‘There are blows in life so powerful,’ writes César Vallejo, ‘I just don’t know.’ I think about these words all the time. And I think about James Baldwin’s Another Country, a book that crushed me first when I was twenty-two and then when I was forty-two. ‘People don't have any mercy,’ writes Baldwin. ‘They tear you limb from limb, in the name of love. Then, when you're dead, when they've killed you by what they made you go through, they say you didn't have any character. They weep big, bitter tears—not for you. For themselves, because they've lost their toy.’ And I think about Marguerite Duras and I think about Arizona and Ayotzinapa and Chicago and Auschwitz and Juarez and Santiago and Syria and continuums of state and economic violence. And I think about people who die trying to cross borders and I think about how people love each other amid the worst types of pain and violence. And I think about language and love as means of survival. And I think about Chicago and police murder and the economic abandonment of so much of my city and I try to write, always, about the things people do to survive.”
—Daniel Borzutzky, author of The Performance of Becoming Human (Brooklyn Arts Press, 2016)

Jade Chang

posted 11.23.16

“Two things have transformed my productivity. The first: I made a writer friend! Specifically, one who actually wanted to meet up with me two or three times a week and write. Margaret Wappler (whose gorgeous novel, Neon Green, published by Unnamed Press, also came out this year!) and I met at the Tin House Writers Workshop and once we returned to Los Angeles, we began pulling out our laptops at various coffee shops, bars, and restaurants across town. Having a compatriot in the mucky struggle of getting a novel onto the page was invaluable to me. Of course, this kind of creative partnership, which will ideally last years, only works if you have similar degrees of writing stamina (we generally work for around three to four hours), tolerance for chatting (high-ish), and food/drink requirements. And that takes us to the second thing: Treats. I knew I needed to make a real, concerted push to finish The Wangs vs. the World, so for about a year and a half I spent every single day working my day job and every single evening writing until midnight. Because I can only be disciplined about one thing at a time, I let myself eat or drink anything that seemed appealing—wallet and waistline be damned! Luckily, it worked. (Margaret and I are still writing together, but I’m not sure if my no-longer-quite-as-youthful metabolism will be able to deal with another round of treats!)”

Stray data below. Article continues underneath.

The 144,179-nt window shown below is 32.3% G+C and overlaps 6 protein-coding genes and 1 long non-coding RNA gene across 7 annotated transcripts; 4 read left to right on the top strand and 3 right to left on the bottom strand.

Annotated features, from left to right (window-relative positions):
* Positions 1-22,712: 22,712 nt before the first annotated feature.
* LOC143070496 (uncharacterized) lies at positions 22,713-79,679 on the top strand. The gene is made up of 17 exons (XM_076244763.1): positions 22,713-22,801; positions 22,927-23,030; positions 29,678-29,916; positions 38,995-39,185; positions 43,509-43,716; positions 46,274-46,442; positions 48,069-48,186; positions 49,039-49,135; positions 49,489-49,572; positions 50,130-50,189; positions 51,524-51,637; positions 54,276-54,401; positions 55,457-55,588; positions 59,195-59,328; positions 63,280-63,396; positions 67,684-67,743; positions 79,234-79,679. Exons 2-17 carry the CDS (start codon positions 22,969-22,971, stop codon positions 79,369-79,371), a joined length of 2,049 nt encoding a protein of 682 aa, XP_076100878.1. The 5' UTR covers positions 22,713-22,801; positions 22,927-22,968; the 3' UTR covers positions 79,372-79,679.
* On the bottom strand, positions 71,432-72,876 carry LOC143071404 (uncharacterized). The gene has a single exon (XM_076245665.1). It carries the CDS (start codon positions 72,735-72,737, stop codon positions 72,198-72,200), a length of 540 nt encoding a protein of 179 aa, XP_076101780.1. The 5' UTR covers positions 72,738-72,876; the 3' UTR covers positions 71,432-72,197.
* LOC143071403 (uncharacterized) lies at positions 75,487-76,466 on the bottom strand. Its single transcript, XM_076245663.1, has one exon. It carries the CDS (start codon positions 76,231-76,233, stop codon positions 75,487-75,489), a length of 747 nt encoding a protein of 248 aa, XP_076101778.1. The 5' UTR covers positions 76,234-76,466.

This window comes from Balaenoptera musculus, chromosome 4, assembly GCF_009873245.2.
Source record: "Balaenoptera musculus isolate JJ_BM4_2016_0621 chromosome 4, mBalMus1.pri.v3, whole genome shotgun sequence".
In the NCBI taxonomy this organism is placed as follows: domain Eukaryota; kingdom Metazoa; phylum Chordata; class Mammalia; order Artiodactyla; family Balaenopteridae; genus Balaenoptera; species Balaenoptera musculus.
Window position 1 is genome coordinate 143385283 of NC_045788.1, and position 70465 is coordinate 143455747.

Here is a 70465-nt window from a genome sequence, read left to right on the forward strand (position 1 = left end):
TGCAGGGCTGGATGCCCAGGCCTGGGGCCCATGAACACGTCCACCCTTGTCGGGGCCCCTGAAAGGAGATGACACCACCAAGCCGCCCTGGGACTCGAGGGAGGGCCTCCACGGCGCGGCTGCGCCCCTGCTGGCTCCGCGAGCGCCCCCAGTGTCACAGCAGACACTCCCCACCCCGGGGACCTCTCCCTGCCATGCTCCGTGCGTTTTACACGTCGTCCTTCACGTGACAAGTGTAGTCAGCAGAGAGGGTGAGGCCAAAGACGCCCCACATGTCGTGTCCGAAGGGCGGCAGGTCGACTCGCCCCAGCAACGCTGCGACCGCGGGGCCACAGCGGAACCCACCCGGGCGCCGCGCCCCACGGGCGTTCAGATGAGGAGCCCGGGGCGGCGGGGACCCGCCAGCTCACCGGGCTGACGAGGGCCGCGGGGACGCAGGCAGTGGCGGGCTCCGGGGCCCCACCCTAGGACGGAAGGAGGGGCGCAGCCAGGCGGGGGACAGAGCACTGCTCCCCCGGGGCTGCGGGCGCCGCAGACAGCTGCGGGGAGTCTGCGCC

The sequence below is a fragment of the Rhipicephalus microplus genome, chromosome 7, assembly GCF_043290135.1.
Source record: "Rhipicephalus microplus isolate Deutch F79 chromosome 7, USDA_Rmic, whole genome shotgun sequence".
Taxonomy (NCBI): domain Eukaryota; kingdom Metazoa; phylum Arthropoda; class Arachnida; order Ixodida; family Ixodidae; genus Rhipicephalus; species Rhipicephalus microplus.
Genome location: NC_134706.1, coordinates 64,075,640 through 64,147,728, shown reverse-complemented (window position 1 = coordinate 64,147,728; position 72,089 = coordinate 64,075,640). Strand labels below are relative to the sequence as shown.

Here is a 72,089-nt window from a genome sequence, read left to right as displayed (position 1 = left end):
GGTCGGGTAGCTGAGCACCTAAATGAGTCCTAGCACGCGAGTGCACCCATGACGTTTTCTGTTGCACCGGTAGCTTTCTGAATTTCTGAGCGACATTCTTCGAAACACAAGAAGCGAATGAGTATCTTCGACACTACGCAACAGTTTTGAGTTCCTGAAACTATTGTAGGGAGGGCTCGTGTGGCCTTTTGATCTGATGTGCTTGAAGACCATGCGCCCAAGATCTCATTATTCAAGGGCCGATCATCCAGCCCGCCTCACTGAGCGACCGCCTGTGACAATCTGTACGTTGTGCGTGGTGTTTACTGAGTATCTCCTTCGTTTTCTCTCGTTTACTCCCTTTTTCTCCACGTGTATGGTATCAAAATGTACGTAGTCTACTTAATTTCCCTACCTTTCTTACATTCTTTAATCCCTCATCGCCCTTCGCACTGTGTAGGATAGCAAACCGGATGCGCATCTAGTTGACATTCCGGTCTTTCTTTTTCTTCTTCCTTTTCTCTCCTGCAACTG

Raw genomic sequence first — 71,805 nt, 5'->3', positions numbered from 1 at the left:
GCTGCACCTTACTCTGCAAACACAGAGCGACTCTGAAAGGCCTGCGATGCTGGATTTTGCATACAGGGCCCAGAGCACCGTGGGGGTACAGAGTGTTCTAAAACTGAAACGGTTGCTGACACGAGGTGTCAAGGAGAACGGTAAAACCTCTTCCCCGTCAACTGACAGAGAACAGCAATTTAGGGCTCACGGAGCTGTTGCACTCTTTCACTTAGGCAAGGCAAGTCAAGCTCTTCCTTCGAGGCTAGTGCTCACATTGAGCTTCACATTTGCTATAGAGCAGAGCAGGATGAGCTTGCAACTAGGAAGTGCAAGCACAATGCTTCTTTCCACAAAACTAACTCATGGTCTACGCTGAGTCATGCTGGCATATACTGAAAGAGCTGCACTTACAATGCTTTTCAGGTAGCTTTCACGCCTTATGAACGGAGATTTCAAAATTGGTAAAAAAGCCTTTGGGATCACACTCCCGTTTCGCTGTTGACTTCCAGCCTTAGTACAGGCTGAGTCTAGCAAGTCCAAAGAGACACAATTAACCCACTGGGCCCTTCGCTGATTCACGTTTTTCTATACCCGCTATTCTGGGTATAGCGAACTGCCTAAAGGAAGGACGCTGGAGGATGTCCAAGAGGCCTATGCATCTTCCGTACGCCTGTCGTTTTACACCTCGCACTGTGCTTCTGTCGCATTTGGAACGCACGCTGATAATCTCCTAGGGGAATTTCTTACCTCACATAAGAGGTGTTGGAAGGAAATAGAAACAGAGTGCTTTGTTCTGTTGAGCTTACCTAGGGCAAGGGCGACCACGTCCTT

—Jade Chang, author of The Wangs vs. the World (Houghton Mifflin Harcourt, 2016)

Rusty Morrison

posted 11.16.16

“’Yes, every man is Noah, but on closer inspection, he is Noah in a strange way, and his mission consists less in saving everything from the flood than, on the contrary, in plunging all things into a deeper flood where they disappear…’ I came across this sentence while reading an essay by Maurice Blanchot. It startled me, its meaning seeming provocatively just beyond my typical means of apprehension, yet just near enough to teasingly, even tauntingly, demand I follow its trajectories. When I feel this kind of disquieting provocation I know that it can be the beginning of a new dimension, a new direction for my writing. Sometimes, my mind rushes past it—maybe because of tiredness, or perhaps fear of what the provocation might ask of me. It needn’t be a passage from what I’m reading. Sometimes the provocation is an inkling—from an interaction with someone, or an event I watch unfold. Though the experiences can be quite different, they each have at their core a sensation that lifts the hackles of my inner attention, and I feel a particular nerve twitch—I call it the ‘provocation nerve.’ If I take the time to jot a few notes, and then, later, write into them, then a provocation can become an invocation. The Blanchot quote invoked a series of poems that spiraled farther and farther. I now have a book of interlinked poems, which I’m in the process of finishing. But it’s important to admit that I still feel a disquieting provocation.”
—Rusty Morrison, author of Beyond the Chainlink (Ahsahta Press, 2014)

Peter Orner

posted 11.10.16

“I’ve always had a difficult time talking about writing. I’ve never really been able to say the phrase ‘my writing’ without feeling not only self-conscious but also a little bit ridiculous. A lot ridiculous. Even though I do, technically, teach creative writing (and I enjoy it because for me teaching creative writing is teaching literature, and I can never get enough literature) I’ve always had very little advice to give when it comes to how to actually sit down and do this. I mean if people truly want to sit and write something they will sit down and write something and nothing I say, or anyone else says, could ever make much of a difference. I have no tricks to trick anybody—including myself, God knows especially myself—into a chair and concentrate. And yet, and yet, don’t all roads lead to Chekhov? This morning I read a brief story called, ‘In Exile.’ It starts like this: ‘Old Semyon, nicknamed the Explainer, and a young Tartar whose name no one knew, sat on the bank near a bonfire…’ Goddamn, to start a story like this. One guy has two names, the other has none. And I didn’t feel inspired necessarily, but I did feel alive. Alive as if I was out there on the cold riverbank with those two. And I did get back to work, or at least tried to. Needless to say, the Explainer in the story isn’t the one who understands very much.”
—Peter Orner, author of Am I Alone Here? Notes on Living to Read and Reading to Live (Catapult, 2016)